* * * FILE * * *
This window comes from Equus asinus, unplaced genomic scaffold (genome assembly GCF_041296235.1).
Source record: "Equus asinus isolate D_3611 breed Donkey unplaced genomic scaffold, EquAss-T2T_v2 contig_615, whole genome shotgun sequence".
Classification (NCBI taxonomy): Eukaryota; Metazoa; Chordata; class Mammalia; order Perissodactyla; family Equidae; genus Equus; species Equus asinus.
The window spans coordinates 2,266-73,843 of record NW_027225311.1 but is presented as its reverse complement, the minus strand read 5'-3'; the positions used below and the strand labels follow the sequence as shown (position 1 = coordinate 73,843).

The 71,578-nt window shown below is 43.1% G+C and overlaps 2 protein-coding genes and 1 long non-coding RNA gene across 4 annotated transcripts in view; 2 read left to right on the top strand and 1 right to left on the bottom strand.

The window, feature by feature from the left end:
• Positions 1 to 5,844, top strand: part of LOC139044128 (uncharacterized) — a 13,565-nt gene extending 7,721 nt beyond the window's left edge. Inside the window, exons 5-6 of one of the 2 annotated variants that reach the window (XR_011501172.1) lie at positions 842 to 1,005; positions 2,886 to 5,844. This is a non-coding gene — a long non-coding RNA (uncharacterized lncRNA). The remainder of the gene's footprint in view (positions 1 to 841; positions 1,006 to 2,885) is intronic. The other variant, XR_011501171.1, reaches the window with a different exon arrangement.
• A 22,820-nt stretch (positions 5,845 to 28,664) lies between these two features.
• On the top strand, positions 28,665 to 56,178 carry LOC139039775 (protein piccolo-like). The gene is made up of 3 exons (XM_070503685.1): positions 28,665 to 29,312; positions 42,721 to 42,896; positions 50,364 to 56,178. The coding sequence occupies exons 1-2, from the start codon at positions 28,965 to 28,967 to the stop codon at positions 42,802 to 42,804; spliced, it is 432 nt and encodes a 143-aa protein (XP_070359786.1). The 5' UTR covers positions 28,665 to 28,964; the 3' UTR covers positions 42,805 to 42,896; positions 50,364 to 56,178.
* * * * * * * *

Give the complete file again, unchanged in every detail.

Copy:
This window comes from Equus asinus, unplaced genomic scaffold (genome assembly GCF_041296235.1).
Source record: "Equus asinus isolate D_3611 breed Donkey unplaced genomic scaffold, EquAss-T2T_v2 contig_615, whole genome shotgun sequence".
Classification (NCBI taxonomy): Eukaryota; Metazoa; Chordata; class Mammalia; order Perissodactyla; family Equidae; genus Equus; species Equus asinus.
The window spans coordinates 2,266-73,843 of record NW_027225311.1 but is presented as its reverse complement, the minus strand read 5'-3'; the positions used below and the strand labels follow the sequence as shown (position 1 = coordinate 73,843).

The 71,578-nt window shown below is 43.1% G+C and overlaps 2 protein-coding genes and 1 long non-coding RNA gene across 4 annotated transcripts in view; 2 read left to right on the top strand and 1 right to left on the bottom strand.

The window, feature by feature from the left end:
• Positions 1 to 5,844, top strand: part of LOC139044128 (uncharacterized) — a 13,565-nt gene extending 7,721 nt beyond the window's left edge. Inside the window, exons 5-6 of one of the 2 annotated variants that reach the window (XR_011501172.1) lie at positions 842 to 1,005; positions 2,886 to 5,844. This is a non-coding gene — a long non-coding RNA (uncharacterized lncRNA). The remainder of the gene's footprint in view (positions 1 to 841; positions 1,006 to 2,885) is intronic. The other variant, XR_011501171.1, reaches the window with a different exon arrangement.
• A 22,820-nt stretch (positions 5,845 to 28,664) lies between these two features.
• On the top strand, positions 28,665 to 56,178 carry LOC139039775 (protein piccolo-like). The gene is made up of 3 exons (XM_070503685.1): positions 28,665 to 29,312; positions 42,721 to 42,896; positions 50,364 to 56,178. The coding sequence occupies exons 1-2, from the start codon at positions 28,965 to 28,967 to the stop codon at positions 42,802 to 42,804; spliced, it is 432 nt and encodes a 143-aa protein (XP_070359786.1). The 5' UTR covers positions 28,665 to 28,964; the 3' UTR covers positions 42,805 to 42,896; positions 50,364 to 56,178.